Wayfarer-style specs feature pair of cameras for photos and videos, as well as a microphone and speaker
lives in your pocket, on the web, and, if you’ve bought the company’s Portal video-calling device, even in your kitchen. Now, it wants to find a home on your face.
The company has created its first “smart glasses”, with a pair of cameras to take photos and videos, a microphone and speaker to listen to podcasts, and a voice assistant to let you do the whole thing hands-free.
If the whole thing sounds, and looks, familiar, it’s because the concept bears a heavy resemblance to Snapchat’s Spectacles, now in their third generation. It’s not the first time Facebook
has been heavily inspired by the younger company, and even the name of the glasses feels sure to rub salt into the wound: they’ve been named Stories, apparently in homage to the social media format invented by the Snapchat founder, Evan Spiegel, and adopted to revolutionary effect by, first, Instagram, then countless other sites on the internet.
There’s one final wrinkle to the pitch: the glasses don’t actually come from Facebook
at all. Instead, the company is working with Ray-Ban, on whose classic Wayfarer designs the hardware has been modelled, and the device will be branded as a Ray-Ban product first and foremost.
“Our mission is to help build tools that will help people feel connected any time, anywhere,” said Facebook
’s Monisha Perkash. “We want to create a sense of social presence, the feeling that you’re right there with another person sharing the same space, regardless of physical distance.”
Perkash leads the product team at the company’s Reality Labs division, which has the ultimate goal of building true “augmented reality” glasses – devices that would deliver on the promise – which Google Glass failed to meet – of putting a digital layer over reality itself.
Ray-Ban Stories aren’t that, yet. Instead, Perkash said, “as we wait for the technology to be good enough, we’re focused on what we can enable right now. We’re delivering the first pair of smart glasses that blend form and function.”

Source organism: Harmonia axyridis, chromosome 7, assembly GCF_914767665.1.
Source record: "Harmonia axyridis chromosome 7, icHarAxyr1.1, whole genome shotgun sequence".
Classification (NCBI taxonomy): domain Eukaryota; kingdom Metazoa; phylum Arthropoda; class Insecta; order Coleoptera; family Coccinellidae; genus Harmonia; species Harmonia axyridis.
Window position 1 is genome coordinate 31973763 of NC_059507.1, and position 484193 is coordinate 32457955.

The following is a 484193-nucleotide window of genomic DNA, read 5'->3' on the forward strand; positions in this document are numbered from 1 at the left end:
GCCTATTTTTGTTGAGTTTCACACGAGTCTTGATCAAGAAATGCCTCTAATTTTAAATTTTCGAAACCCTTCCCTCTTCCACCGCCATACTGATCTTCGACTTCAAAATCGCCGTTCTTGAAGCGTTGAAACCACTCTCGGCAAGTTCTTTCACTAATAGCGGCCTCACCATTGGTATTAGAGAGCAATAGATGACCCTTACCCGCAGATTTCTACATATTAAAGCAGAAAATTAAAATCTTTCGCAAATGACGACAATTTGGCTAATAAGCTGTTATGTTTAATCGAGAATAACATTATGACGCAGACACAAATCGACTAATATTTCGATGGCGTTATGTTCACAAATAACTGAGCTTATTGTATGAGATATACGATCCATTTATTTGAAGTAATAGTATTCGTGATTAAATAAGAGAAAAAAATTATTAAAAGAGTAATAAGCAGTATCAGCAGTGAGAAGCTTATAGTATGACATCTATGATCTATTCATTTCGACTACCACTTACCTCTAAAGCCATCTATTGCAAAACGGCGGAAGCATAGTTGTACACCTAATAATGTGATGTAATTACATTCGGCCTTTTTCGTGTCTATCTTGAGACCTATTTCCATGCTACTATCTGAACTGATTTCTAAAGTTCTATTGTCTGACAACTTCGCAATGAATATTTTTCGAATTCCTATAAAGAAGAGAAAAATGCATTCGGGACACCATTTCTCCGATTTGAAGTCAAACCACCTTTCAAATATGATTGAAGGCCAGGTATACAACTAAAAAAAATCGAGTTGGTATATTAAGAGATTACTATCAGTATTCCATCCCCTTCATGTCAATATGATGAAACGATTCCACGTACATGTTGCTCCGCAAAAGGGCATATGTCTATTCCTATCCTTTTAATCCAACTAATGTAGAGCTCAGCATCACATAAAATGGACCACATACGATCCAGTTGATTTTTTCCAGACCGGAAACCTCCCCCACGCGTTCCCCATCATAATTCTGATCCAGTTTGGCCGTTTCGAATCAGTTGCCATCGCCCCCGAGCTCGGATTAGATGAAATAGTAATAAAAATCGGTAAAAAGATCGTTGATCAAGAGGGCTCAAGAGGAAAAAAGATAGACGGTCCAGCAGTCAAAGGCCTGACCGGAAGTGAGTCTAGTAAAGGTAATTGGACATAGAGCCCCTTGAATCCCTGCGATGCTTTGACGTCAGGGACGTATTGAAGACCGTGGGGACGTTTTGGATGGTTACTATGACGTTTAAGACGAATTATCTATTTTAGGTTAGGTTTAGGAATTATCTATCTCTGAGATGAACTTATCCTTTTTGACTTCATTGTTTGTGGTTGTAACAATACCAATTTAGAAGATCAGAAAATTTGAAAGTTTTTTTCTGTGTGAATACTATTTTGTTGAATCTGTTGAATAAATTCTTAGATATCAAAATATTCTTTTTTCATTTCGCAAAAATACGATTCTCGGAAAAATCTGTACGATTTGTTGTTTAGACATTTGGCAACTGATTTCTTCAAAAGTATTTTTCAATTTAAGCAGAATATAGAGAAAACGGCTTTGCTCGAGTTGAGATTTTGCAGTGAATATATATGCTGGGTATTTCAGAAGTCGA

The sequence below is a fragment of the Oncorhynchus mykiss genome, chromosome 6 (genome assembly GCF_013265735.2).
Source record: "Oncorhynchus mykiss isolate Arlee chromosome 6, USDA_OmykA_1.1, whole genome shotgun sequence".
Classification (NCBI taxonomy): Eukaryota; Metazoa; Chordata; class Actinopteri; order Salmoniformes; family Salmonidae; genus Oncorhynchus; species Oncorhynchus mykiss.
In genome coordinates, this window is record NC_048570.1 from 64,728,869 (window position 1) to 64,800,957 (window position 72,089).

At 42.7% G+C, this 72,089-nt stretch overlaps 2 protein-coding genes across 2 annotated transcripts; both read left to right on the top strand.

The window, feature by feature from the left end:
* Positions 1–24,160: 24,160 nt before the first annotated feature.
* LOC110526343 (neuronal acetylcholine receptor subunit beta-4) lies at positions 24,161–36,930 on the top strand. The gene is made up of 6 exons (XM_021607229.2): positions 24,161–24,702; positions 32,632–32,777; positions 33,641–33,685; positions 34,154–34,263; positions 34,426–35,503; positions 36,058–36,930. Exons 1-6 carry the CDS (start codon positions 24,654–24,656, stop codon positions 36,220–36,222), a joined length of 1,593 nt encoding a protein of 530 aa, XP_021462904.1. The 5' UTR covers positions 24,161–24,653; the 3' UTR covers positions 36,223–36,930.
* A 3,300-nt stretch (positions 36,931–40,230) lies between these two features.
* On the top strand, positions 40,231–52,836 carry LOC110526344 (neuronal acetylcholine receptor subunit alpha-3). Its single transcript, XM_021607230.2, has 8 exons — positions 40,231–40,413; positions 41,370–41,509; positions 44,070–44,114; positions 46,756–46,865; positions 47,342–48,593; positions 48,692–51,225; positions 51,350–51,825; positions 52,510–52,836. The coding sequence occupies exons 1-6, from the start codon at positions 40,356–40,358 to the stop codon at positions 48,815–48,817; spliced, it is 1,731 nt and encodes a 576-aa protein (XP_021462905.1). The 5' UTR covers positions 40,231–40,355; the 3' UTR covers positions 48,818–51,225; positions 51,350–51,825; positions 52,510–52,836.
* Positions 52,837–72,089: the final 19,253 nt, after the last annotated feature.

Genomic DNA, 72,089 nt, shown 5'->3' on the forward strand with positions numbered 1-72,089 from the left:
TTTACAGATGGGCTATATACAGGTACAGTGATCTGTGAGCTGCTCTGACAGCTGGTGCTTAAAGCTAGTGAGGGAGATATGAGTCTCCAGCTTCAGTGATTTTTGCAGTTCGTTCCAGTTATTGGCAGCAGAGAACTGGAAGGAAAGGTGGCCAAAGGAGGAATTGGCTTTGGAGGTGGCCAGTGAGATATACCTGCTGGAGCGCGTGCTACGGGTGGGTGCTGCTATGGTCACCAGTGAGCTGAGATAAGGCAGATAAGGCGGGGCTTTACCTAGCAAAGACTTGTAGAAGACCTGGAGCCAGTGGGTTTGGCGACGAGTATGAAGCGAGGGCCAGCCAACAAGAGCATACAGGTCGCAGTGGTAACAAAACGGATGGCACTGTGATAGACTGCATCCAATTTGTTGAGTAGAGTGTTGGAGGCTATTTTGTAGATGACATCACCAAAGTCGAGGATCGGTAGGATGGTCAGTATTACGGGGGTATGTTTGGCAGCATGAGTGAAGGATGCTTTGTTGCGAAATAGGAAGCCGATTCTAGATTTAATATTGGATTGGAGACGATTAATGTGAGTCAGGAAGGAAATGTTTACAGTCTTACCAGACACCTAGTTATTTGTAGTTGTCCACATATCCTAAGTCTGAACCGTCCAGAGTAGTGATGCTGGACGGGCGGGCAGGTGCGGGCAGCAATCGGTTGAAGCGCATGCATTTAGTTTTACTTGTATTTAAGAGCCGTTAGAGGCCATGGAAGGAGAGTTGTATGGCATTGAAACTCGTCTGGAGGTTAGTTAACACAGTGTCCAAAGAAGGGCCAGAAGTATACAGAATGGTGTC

Andrew Bosworth, the Facebook
executive who heads up Reality Labs, said the glasses were “designed to help people live in the moment and stay connected to the people they are with and the people they wish they were with. [Ray-Ban] has been nothing short of stellar in this partnership and through their commitment to excellence we were able to deliver on both style and substance in a way that will redefine the expectations of smart glasses.
“We’re introducing an entirely new way for people to stay connected to the world around them and truly be present in life’s most important moments, and to look good while doing it.”
has been able to fit an impressive amount into a frame just a few millimetres thicker and five grams heavier than a standard pair of Wayfarers. Each wing of the glasses hides a camera, which combine to shoot five megapixel still images and video of up to 30 seconds with a long or short tap of the device’s only button. So far, so similar to Snap’s Spectacles, but the Ray-Ban Stories also feature open-ear speakers to listen, and a “three-microphone audio array to deliver rich voice and sound transmission for calls and videos”. Those microphones also let the glasses be controlled by voice, for a hands-free experience.
is aware that the glasses, on sale now for £299/$299, are a difficult pitch from a company with a complicated relationship to user privacy. “That’s why we baked privacy directly into the product design and functionality of the full experience, from the start,” the company says. “For example, we have hardware protections like a power switch to turn off the cameras and microphone, as well as [a] capture LED hardwired to the camera that shines a white light when you’re taking photos or videos to notify people nearby.”
The company’s hardest sell might not be privacy, but the glasses themselves. Snapchat’s Spectacles are now in their third generation, with improvements each time, yet they’ve failed to catch the imagination of the target market. The company took a $40m write-down on the value of unsold inventory in 2017.
But Perkash says the company isn’t worried by the comparison. “Actually, you’ve never seen glasses like these. They look just like standard Wayfarers. They look like fashion objects, like something you actually want to wear on your faces.
“We believe that this will be the first pair of smart glasses people will truly want to wear.”